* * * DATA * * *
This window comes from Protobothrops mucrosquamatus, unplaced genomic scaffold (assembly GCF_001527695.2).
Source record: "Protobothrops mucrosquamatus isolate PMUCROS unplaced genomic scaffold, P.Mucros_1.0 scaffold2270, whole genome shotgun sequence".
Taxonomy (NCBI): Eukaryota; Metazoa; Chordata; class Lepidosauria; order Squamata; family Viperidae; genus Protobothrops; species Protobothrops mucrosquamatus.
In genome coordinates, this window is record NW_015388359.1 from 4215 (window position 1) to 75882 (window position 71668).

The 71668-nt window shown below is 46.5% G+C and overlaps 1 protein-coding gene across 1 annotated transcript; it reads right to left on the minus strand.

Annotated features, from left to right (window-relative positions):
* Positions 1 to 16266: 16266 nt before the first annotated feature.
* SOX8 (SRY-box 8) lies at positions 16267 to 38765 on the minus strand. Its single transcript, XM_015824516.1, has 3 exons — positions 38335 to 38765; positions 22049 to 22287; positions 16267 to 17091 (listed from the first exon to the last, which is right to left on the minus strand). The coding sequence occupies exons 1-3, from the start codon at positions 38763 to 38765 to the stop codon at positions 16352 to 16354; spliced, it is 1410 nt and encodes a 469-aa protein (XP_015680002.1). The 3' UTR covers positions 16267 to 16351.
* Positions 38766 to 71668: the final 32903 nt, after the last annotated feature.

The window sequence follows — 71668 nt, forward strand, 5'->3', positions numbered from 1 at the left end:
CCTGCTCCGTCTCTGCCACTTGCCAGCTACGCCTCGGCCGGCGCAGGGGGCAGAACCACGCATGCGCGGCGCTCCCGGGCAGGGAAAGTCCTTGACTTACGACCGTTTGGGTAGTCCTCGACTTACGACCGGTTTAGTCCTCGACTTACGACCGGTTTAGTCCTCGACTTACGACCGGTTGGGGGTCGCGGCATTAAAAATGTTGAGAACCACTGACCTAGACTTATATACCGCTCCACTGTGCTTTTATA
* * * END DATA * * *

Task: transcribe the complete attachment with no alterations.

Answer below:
This window comes from Protobothrops mucrosquamatus, unplaced genomic scaffold (assembly GCF_001527695.2).
Source record: "Protobothrops mucrosquamatus isolate PMUCROS unplaced genomic scaffold, P.Mucros_1.0 scaffold2270, whole genome shotgun sequence".
Taxonomy (NCBI): Eukaryota; Metazoa; Chordata; class Lepidosauria; order Squamata; family Viperidae; genus Protobothrops; species Protobothrops mucrosquamatus.
In genome coordinates, this window is record NW_015388359.1 from 4215 (window position 1) to 75882 (window position 71668).

The 71668-nt window shown below is 46.5% G+C and overlaps 1 protein-coding gene across 1 annotated transcript; it reads right to left on the minus strand.

Annotated features, from left to right (window-relative positions):
* Positions 1 to 16266: 16266 nt before the first annotated feature.
* SOX8 (SRY-box 8) lies at positions 16267 to 38765 on the minus strand. Its single transcript, XM_015824516.1, has 3 exons — positions 38335 to 38765; positions 22049 to 22287; positions 16267 to 17091 (listed from the first exon to the last, which is right to left on the minus strand). The coding sequence occupies exons 1-3, from the start codon at positions 38763 to 38765 to the stop codon at positions 16352 to 16354; spliced, it is 1410 nt and encodes a 469-aa protein (XP_015680002.1). The 3' UTR covers positions 16267 to 16351.
* Positions 38766 to 71668: the final 32903 nt, after the last annotated feature.

The window sequence follows — 71668 nt, forward strand, 5'->3', positions numbered from 1 at the left end:
CCTGCTCCGTCTCTGCCACTTGCCAGCTACGCCTCGGCCGGCGCAGGGGGCAGAACCACGCATGCGCGGCGCTCCCGGGCAGGGAAAGTCCTTGACTTACGACCGTTTGGGTAGTCCTCGACTTACGACCGGTTTAGTCCTCGACTTACGACCGGTTTAGTCCTCGACTTACGACCGGTTGGGGGTCGCGGCATTAAAAATGTTGAGAACCACTGACCTAGACTTATATACCGCTCCACTGTGCTTTTATA